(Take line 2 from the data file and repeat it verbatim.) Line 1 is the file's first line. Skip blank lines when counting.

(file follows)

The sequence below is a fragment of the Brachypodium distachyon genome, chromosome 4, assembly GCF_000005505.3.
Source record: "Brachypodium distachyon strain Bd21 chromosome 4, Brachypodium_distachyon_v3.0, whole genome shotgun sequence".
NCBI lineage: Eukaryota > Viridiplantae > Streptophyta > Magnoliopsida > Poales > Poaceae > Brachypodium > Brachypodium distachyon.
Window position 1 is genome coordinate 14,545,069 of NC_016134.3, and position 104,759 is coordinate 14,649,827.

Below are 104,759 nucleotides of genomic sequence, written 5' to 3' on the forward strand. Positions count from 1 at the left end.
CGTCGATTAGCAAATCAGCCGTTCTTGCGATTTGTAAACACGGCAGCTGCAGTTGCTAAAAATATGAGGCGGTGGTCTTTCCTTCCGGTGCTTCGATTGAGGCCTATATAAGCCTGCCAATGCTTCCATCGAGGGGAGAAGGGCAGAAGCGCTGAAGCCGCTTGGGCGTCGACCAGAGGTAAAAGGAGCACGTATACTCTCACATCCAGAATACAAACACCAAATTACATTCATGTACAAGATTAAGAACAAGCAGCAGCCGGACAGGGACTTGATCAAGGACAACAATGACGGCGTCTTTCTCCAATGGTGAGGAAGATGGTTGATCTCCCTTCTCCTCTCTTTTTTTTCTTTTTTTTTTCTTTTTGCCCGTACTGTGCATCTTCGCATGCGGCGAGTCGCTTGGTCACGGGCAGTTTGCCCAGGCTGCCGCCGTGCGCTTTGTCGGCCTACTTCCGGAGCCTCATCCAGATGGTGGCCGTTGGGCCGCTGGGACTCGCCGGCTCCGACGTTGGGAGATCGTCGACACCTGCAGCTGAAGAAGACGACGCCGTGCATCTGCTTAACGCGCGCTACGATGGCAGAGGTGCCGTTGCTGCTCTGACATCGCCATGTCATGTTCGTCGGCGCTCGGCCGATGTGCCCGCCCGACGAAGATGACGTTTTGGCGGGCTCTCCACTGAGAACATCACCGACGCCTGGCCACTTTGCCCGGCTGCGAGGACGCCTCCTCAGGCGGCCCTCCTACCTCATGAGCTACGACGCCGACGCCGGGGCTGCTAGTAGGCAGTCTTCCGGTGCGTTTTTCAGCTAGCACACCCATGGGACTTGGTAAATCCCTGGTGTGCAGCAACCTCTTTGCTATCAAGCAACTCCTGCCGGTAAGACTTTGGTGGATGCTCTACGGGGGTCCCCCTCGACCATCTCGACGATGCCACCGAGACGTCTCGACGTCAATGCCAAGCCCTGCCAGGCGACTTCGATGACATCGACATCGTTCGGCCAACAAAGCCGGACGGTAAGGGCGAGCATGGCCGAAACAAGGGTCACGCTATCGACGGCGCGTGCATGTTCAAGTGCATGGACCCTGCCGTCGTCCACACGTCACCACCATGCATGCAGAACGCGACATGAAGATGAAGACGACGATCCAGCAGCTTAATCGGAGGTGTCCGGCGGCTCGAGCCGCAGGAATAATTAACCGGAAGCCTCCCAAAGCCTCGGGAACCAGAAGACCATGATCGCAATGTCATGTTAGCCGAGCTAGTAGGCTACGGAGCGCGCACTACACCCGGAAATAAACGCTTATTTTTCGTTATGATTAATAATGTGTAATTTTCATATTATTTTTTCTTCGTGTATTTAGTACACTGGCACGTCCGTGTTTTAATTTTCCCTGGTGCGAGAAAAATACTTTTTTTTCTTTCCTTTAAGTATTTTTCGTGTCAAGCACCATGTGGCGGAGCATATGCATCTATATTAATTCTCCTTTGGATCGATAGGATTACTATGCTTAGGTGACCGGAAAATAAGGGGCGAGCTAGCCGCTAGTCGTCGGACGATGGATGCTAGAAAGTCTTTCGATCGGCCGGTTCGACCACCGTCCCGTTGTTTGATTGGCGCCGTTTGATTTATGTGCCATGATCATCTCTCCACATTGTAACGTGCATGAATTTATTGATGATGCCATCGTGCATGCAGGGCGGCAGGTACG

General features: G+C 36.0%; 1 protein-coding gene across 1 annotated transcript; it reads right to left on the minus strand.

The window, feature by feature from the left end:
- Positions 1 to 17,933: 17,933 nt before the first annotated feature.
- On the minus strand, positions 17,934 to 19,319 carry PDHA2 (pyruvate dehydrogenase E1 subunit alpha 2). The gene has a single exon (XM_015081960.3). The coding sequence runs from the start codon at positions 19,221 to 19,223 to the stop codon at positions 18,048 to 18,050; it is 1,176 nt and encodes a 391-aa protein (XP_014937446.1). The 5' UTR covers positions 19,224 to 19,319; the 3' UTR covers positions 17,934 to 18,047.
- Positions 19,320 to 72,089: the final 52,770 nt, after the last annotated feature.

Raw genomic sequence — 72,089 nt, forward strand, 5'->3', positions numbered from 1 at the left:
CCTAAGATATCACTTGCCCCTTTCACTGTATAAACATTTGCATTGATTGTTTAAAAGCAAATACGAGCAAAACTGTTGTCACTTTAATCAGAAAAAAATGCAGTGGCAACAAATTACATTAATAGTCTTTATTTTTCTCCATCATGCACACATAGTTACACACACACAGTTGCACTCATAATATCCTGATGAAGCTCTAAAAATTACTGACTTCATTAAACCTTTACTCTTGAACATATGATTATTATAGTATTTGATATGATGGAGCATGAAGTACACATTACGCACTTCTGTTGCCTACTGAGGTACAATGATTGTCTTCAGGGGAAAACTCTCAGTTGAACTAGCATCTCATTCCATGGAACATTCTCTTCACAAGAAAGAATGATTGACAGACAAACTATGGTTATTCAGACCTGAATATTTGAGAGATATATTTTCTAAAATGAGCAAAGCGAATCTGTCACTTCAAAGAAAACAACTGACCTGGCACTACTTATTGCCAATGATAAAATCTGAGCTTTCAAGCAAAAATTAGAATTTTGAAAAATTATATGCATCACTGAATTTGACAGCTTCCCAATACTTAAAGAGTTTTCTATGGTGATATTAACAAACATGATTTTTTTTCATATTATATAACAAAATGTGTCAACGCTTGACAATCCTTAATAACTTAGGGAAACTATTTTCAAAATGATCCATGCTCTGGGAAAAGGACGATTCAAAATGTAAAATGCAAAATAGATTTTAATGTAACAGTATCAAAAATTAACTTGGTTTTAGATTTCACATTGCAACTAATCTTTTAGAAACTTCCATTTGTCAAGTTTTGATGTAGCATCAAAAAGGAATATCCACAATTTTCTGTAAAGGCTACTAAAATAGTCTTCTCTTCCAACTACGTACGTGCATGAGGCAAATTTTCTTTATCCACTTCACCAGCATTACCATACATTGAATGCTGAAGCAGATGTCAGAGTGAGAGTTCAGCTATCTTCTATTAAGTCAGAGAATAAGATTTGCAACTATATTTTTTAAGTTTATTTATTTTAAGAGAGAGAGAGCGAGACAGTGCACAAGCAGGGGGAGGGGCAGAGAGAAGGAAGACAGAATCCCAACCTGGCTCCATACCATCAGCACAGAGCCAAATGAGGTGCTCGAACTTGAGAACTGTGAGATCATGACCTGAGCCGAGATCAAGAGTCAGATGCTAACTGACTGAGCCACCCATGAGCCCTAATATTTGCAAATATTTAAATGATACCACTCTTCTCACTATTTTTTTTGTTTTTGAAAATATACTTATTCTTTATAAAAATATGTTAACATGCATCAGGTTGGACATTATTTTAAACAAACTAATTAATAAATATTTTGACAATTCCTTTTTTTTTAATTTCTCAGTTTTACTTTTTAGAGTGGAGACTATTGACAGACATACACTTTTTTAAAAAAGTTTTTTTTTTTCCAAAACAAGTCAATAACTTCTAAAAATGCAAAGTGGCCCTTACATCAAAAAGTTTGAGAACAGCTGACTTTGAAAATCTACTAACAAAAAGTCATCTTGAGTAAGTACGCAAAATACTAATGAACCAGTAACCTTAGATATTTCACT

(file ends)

Source record: "Brachypodium distachyon strain Bd21 chromosome 4, Brachypodium_distachyon_v3.0, whole genome shotgun sequence".